Note: To watch a powerfully revealing, five-minute video showing the Inspector General of the Federal Reserve testifying that she doesn't know where trillions of dollars are, click here. For a comprehensive overview of the realities underlying the government's bailout of the biggest financial institutions, click here.
As head of the Commodity Futures Trading Commission [CFTC], Brooksley Born became alarmed by the lack of oversight of the secretive, multitrillion-dollar over-the-counter derivatives market. Her attempts to regulate derivatives ran into fierce resistance from then-Fed Chairman Alan Greenspan, then-Treasury Secretary Robert Rubin and then-Deputy Treasury Secretary Larry Summers, who prevailed upon Congress to stop Born and limit future regulation. PBS: Let's start with September 2008 as we all sat there and watched the economy melting down. Born: It was like my worst nightmare coming true. I had had enormous concerns about the over-the-counter derivatives [OTC] market ... for a number of years. The market was totally opaque. Nobody really knew what was going on. And then it became obvious as Lehman Brothers failed, as AIG suddenly appeared to be on the brink of tremendous defaults and turned out [to have been a major derivatives] dealer. PBS: How did it happen? Born: It happened because there was no oversight of a very, very big, dynamic, growing market. I would never say derivatives should be banned or forbidden. The problem is that they can be extremely misused. Traditionally, government has had to protect the public interest by overseeing the marketplace and keeping the extreme behavior under some check. All other financial markets have some kind of government oversight protecting the public interest. [But] not this one. The over-the-counter derivatives dealers business ... was something like 40 percent of the profits of many of these big banks as recently as a couple of years ago. PBS: We're the losers. Who were the winners? Born: Our largest banks. It was short-term benefit for a few major institutions at the expense of all the people who have lost their jobs, who have lost their retirement savings, who have lost their homes.
Note: Don't miss this entire, astonishing interview with Born, who practiced derivatives law for 20 years before being appointed head of the CFTC. She lays bare the level of deceit, greed, and corruption by both bankers and some of the politicians who protect them.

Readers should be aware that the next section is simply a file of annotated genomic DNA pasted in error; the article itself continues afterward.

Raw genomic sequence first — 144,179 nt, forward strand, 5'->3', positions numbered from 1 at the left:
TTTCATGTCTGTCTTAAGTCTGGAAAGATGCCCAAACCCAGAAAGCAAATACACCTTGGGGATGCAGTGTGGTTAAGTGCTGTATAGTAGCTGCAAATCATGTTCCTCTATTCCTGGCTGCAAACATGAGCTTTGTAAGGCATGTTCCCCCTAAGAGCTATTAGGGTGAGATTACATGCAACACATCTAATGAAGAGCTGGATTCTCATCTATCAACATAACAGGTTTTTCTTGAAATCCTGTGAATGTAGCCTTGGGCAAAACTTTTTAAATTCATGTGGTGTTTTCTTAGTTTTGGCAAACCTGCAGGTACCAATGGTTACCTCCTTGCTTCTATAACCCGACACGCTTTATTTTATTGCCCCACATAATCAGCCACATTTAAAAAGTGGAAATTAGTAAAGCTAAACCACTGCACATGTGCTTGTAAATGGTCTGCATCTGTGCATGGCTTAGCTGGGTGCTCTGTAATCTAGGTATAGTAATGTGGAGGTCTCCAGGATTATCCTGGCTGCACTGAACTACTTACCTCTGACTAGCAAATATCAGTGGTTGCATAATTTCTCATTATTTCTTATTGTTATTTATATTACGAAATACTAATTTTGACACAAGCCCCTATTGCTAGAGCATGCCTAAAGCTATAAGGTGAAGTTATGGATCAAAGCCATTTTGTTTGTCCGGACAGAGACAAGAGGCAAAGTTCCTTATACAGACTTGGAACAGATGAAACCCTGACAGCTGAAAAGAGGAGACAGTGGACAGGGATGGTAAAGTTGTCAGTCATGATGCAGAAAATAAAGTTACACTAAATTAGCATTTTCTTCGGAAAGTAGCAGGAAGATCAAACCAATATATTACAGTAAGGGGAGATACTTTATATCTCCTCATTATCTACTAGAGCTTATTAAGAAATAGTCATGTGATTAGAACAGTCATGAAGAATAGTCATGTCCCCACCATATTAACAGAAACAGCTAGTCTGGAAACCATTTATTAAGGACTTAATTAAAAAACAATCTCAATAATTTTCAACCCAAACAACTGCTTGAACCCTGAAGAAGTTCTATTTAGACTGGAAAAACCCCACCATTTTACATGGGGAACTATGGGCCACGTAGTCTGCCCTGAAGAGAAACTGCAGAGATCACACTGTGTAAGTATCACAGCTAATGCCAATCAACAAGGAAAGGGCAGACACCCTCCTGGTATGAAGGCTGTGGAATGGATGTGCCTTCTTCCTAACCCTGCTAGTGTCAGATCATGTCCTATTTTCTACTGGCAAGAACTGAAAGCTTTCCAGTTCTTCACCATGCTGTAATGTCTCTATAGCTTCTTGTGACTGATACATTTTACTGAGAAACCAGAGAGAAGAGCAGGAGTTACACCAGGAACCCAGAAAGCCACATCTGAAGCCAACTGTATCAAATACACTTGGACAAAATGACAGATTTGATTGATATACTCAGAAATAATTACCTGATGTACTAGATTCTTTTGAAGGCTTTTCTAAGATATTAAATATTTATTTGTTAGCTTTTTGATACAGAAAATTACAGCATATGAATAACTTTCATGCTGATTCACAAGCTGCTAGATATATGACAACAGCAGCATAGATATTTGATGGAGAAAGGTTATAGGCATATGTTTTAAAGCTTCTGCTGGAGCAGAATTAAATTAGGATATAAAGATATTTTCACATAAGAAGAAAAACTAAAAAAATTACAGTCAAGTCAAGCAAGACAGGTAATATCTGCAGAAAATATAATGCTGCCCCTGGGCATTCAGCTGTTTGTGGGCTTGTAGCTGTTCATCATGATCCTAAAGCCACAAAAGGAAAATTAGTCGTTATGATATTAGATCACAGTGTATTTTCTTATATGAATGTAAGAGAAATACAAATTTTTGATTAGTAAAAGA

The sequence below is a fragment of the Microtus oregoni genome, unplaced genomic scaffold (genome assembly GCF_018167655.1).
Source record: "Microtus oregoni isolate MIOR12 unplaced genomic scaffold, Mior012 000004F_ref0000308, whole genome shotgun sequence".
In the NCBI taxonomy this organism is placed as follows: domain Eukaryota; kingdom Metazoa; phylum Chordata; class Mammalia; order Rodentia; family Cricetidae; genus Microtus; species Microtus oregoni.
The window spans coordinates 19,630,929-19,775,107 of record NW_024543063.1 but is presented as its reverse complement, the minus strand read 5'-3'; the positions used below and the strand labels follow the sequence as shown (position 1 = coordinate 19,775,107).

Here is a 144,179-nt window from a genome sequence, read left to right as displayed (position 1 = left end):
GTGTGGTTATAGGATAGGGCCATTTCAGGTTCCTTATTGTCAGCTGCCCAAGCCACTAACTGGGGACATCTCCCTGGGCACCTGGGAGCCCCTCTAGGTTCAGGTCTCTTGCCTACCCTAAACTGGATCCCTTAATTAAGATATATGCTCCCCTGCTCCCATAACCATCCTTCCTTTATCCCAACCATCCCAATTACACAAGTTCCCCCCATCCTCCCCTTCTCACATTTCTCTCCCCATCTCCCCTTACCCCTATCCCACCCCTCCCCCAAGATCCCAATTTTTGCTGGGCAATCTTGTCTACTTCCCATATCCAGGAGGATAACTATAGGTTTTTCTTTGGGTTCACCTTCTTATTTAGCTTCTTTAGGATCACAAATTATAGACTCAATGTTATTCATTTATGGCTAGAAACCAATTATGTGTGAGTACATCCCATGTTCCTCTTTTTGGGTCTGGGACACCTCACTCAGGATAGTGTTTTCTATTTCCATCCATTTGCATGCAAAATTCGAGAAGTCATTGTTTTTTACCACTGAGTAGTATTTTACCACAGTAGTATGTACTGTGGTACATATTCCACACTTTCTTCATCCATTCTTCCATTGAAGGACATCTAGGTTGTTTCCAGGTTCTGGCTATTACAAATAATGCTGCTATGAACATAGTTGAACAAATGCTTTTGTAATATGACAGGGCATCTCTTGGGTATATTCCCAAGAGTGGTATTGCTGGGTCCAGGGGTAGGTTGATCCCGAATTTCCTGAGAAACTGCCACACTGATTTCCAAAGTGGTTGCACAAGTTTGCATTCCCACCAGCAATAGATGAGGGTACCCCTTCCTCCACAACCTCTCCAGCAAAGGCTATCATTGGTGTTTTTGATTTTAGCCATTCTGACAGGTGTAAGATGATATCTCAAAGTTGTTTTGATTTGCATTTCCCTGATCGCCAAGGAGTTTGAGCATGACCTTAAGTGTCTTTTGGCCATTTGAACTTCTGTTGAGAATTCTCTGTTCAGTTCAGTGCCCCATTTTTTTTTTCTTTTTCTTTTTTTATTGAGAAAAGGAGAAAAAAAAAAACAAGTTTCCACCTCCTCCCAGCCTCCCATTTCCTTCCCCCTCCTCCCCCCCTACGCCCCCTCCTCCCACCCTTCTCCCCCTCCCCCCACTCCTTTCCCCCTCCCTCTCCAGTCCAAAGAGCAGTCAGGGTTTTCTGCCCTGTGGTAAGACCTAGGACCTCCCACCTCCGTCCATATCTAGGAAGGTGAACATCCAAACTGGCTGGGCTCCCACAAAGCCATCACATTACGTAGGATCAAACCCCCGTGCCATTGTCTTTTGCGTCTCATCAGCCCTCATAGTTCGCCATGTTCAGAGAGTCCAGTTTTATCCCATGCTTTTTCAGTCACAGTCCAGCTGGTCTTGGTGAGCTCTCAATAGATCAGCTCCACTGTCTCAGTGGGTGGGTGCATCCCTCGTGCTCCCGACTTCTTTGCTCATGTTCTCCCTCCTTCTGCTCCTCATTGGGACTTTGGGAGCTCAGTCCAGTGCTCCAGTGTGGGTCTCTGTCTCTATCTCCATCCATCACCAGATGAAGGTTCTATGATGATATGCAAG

The Federal Reserve's balance sheet is so out of whack that the central bank would be shut down if subjected to a conventional audit, Jim Grant, editor of Grant's Interest Rate Observer, told CNBC. With $45 billion in capital and $2.1 trillion in assets, the central bank would not withstand the scrutiny normally afforded other institutions, Grant said. "If the Fed examiners were set upon the Fed's own documents ... to pass judgment on the Fed's capacity to survive the difficulties it faces in credit, it would shut this institution down," he said. "The Fed is undercapitalized in a way that Citicorp is undercapitalized." Grant said he would support legislation currently making its way through Congress calling for an audit of the Fed. Moreover, he criticized the way the Fed has managed the financial crisis, saying the central bank's target rate should not be around zero. "I think zero is the wrong rate for almost any economy," Grant said, adding the Fed has "embarked on a vast experiment in moral hazard. Interest rates are the traffic signals in a market economy, and everything's green. ... You have to wonder whether these interest rates are the right clearing rate or rather they are the imposition of a central bank." Amid a disparity between analysts predicting there will be no rate hikes soon and the fed funds futures indicating tightening by the end of the year, Grant said he thinks the Fed indeed will begin raising rates as inflation creeps into the picture. Fed funds futures have fully priced in as much as a half-point rise in the target rate from its current range of zero to 0.25 percent. "If the hairs on the back of your neck stand up when there's too much unanimity of opinion, then one begins to worry about this," he said. "The Fed proverbially has been late."
Note: For an astonishing five-minute video clip of a Congressional hearing where the Inspector General of the Fed acknowledges she knows almost nothing about trillions of dollars missing from the Fed, click here. For many more important reports shedding light on the hidden realities of the economic crisis, click here.